Every now and again YOURLifeChoices receives a question on a topic which is obviously of great concern to our members.
We received a letter from the Commonwealth Bank (CBA) today which made interesting reading. You may already be aware of what I am about to cover.
Below is the main text for your information. It is in regards to deeming rates on pension accounts. I have no concern in the Government changing the interest rates, if it was indeed the Government doing this, however, I notice the bank is changing its manner of dealing with the interest.
We're making some important changes to your Pensioner Security Account. Please be assured that all of the great features of your account are here to stay, including no monthly account fee and competitive Interest rates. You can also enjoy peace of mind knowing your savings are secure with the Commonwealth Bank.
What is being changed?
On 1 July 2012, the federal government announced changes to the social security deeming thresholds. The threshold for singles has been increased from $44,600 to $45,400. To make sure that we are aligned to the government tiers, we will be updating our interest rate tiers from 1 September 2012. We've outlined these new tiers below.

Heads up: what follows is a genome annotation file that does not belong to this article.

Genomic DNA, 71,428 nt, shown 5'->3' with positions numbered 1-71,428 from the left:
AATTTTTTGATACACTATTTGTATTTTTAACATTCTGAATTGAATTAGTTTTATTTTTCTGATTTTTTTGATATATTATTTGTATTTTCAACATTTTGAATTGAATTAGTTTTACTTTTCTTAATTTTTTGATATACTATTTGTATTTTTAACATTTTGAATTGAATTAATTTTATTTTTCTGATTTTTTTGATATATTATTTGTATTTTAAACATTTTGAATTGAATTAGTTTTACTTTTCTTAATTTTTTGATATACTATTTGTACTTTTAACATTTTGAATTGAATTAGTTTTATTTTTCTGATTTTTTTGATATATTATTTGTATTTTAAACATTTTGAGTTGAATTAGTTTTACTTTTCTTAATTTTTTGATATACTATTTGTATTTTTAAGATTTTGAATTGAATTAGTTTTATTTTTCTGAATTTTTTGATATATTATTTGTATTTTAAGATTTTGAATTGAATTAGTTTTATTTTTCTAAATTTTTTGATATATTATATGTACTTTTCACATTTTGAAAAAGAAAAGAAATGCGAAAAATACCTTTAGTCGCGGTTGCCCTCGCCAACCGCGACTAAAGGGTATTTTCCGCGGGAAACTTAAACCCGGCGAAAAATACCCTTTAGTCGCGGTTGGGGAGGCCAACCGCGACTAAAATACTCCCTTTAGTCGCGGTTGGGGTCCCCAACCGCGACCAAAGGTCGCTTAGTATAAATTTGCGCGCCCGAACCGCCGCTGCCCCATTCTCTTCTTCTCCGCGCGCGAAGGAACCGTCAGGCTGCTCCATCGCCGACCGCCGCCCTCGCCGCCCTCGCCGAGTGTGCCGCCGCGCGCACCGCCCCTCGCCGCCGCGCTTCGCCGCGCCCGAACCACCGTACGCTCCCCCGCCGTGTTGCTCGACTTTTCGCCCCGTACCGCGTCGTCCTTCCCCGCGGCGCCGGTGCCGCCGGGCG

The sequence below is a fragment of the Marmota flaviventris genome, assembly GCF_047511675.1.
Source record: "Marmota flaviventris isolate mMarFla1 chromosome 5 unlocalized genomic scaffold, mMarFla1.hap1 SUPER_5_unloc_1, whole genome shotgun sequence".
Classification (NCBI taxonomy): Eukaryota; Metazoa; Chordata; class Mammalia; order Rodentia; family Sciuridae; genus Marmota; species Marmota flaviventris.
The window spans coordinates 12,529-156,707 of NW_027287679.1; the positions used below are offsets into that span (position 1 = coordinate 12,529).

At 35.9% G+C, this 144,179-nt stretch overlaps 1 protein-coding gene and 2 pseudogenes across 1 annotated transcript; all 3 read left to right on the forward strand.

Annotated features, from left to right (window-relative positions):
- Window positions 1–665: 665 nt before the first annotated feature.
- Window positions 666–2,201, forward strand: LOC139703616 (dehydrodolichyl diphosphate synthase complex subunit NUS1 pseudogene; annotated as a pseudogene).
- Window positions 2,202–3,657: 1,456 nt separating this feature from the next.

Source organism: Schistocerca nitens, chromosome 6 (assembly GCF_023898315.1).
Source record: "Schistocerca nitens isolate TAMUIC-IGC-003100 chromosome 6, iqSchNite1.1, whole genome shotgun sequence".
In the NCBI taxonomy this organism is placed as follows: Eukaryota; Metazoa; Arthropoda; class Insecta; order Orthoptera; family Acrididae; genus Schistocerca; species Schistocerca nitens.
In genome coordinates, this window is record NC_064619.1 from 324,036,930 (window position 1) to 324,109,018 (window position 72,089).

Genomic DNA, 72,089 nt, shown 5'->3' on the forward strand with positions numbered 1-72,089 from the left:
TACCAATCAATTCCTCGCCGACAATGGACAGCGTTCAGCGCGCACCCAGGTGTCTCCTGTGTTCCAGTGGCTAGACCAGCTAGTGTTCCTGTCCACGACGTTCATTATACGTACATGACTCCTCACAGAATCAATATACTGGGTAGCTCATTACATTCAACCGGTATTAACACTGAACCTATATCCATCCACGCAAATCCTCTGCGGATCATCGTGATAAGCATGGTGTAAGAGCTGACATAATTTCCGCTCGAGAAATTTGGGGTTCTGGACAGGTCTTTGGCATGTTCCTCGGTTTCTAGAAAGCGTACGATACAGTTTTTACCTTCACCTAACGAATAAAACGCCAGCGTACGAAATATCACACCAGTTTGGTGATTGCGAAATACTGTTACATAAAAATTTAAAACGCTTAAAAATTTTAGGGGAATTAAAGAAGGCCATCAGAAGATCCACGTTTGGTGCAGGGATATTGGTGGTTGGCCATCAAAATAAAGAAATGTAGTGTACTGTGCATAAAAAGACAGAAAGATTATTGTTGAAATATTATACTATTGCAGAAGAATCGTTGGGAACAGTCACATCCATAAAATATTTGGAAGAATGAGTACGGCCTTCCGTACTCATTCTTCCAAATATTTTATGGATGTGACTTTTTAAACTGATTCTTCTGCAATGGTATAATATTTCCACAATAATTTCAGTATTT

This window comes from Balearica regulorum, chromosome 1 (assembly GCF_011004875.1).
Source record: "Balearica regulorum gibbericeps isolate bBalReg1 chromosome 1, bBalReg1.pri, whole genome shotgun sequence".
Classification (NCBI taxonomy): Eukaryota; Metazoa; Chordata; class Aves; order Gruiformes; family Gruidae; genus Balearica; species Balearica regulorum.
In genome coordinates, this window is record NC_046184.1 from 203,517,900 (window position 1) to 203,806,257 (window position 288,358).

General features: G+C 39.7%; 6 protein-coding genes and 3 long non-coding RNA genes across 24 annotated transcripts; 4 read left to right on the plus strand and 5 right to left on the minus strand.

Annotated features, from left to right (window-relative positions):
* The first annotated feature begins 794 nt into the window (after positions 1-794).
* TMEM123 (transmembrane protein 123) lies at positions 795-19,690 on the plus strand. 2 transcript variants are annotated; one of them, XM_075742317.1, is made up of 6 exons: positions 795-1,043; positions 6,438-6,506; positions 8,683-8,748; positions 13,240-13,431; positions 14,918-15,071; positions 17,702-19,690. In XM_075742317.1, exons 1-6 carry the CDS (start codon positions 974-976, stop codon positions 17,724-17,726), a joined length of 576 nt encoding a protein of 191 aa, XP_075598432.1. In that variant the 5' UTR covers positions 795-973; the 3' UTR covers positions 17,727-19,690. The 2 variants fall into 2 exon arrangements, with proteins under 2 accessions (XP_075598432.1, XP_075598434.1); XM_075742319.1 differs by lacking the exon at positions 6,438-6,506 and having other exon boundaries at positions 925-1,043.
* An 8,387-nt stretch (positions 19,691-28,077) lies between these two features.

|Balance Amount (tiers)||Interest Rate|
|Over $45,000||4.50% p.a.|
|$2,000 up to and including $45,000||3.00% p.a.|
|Less than $2000||1.25% p.a.|
We are also changing the way that we calculate interest on your account to make it simpler and easier to understand. From 1 September 2012 interest will be paid on the portion of your bank balance that falls within each tier at the rate applicable to that tier. For example, if you have $50,000 in your account, you'll earn 1.25% p.a. on the first $1,999.99, 3.00% p.a. on every dollar between $2,000 and $45,400 and 4..50% p.a. for the remaining $4,600. We will also be increasing our bottom tier interest rate from 0.10% p.a. to 1.25% p.a. to help you make the most of your money.
If you read the third paragraph in regards to how the bank is proposing to calculate the interest, you will see that the interest rate for an account holding over $45,400 will be 4.5 per cent. However that will only be paid on the monies in excess of the $45,400. Everything else would be marginally less than three per cent.
I recall that the banks, when you reached an amount where the interest increased, used to pay the higher rate on ALL the funds in the account.
Am I mistaken or is this another ruse by the banks to cut into the funds of their account holders? It will certainly give the banks a massive boost in their coffers by not having to pay the higher interest rates on most of the funds held by senior citizens.
Is it only the CBA which is pulling this stunt at the moment or is it all the banks?
Why isn't the Government acting to protect the self funded retirees and age pensioners?
Perhaps it is time for us to start the Seniors Party and arrange for all senior citizens to vote. After all we are nearly 25 per cent of the population now and we would only need to have the power of veto in the Senate — not actually run the country.
Ian, this will indeed make a difference to the amount of income you receive from your savings and we understand your concern that this is being implemented without any consultation.